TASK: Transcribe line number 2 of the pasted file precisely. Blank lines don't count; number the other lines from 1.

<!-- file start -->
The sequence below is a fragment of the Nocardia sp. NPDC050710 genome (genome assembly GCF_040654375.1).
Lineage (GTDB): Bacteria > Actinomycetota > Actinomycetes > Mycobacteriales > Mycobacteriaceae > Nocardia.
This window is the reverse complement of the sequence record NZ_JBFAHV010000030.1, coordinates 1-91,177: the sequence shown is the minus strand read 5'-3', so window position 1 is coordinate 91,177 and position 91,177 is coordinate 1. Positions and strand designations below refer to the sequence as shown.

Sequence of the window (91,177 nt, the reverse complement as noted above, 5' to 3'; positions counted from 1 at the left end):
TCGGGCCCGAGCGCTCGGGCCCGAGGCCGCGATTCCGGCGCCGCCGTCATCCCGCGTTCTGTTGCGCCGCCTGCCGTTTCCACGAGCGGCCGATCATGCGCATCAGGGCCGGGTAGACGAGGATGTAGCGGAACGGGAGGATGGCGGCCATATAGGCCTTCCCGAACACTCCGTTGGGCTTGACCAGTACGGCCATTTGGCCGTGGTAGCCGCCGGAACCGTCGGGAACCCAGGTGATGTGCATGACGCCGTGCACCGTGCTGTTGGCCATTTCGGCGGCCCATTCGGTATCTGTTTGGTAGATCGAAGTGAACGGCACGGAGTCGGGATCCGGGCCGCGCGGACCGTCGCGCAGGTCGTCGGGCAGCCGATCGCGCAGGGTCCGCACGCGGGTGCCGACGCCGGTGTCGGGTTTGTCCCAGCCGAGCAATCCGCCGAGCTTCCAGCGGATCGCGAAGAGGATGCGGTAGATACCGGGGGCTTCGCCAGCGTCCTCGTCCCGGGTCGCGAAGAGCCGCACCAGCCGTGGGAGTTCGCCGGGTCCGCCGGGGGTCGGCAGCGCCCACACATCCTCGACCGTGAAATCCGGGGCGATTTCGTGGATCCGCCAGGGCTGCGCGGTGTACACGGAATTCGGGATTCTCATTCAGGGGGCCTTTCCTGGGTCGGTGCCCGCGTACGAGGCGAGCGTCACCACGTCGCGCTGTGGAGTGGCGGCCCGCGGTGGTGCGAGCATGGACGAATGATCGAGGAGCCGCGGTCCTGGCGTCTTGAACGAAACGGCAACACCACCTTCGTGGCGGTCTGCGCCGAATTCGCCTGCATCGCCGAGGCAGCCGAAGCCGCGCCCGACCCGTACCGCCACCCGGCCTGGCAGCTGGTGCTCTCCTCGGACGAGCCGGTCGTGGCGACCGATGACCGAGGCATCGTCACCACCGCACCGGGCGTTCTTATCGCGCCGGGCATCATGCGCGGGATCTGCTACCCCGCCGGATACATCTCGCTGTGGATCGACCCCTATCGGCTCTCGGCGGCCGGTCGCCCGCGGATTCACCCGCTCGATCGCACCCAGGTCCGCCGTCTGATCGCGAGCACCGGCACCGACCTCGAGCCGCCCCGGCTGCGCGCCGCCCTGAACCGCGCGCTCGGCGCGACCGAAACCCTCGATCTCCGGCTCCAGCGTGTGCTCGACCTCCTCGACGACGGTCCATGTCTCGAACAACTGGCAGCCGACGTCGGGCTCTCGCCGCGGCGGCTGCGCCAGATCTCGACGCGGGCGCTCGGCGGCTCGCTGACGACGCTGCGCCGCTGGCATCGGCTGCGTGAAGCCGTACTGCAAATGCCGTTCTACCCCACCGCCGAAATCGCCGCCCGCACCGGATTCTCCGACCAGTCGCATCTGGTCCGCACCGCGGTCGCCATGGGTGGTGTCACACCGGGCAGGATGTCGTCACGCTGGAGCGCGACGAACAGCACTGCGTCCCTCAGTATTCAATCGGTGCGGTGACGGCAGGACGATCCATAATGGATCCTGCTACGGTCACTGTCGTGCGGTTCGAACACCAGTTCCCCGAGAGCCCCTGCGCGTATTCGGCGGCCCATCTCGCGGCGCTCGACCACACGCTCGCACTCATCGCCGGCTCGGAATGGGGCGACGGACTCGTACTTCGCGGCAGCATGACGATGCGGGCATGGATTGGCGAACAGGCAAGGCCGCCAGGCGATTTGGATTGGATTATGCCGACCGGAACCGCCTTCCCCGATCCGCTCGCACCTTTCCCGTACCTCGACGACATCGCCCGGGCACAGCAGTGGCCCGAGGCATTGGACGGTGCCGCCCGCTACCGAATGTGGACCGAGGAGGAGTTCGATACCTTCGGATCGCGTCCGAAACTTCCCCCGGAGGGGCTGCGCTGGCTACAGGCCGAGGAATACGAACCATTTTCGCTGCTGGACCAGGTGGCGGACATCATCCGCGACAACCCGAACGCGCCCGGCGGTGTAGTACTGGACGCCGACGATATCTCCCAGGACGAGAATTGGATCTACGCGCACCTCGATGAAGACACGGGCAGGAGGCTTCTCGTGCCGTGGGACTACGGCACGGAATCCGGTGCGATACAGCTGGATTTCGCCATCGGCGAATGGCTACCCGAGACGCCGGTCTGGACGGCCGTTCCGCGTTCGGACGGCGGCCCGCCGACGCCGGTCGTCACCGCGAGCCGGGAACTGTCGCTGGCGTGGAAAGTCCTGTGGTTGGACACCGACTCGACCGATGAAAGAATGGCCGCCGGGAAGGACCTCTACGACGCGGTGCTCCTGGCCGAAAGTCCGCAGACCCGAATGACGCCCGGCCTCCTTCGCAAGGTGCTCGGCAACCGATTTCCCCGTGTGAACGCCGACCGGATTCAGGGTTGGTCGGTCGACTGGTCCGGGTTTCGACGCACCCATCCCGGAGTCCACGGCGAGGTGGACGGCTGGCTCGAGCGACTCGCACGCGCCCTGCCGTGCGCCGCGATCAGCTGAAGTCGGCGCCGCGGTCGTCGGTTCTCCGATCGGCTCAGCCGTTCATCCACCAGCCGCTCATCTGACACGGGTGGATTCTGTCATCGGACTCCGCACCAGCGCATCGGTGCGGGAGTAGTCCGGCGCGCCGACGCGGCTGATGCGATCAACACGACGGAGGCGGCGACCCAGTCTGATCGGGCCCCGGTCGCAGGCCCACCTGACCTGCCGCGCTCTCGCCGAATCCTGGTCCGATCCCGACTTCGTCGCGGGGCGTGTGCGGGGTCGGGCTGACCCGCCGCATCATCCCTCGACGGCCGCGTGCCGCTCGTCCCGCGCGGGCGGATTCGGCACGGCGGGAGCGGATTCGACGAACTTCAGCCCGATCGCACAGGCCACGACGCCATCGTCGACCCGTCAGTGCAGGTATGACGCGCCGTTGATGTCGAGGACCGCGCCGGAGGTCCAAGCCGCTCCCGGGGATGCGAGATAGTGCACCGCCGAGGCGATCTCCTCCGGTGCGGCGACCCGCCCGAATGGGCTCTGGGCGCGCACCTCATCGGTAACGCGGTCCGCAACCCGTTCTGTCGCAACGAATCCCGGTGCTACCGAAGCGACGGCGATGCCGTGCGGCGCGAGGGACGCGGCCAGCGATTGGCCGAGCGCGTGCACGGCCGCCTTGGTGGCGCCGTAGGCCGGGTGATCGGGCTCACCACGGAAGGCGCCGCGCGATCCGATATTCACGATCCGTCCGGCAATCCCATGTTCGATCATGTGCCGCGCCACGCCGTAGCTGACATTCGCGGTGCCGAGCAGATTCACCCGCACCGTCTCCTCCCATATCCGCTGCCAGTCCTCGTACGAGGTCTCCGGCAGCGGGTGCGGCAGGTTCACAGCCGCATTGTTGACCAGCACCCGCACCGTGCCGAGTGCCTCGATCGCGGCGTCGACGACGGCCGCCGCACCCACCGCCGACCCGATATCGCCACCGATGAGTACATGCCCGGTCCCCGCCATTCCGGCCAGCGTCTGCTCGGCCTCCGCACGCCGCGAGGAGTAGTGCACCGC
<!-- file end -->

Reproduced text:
Lineage (GTDB): Bacteria > Actinomycetota > Actinomycetes > Mycobacteriales > Mycobacteriaceae > Nocardia.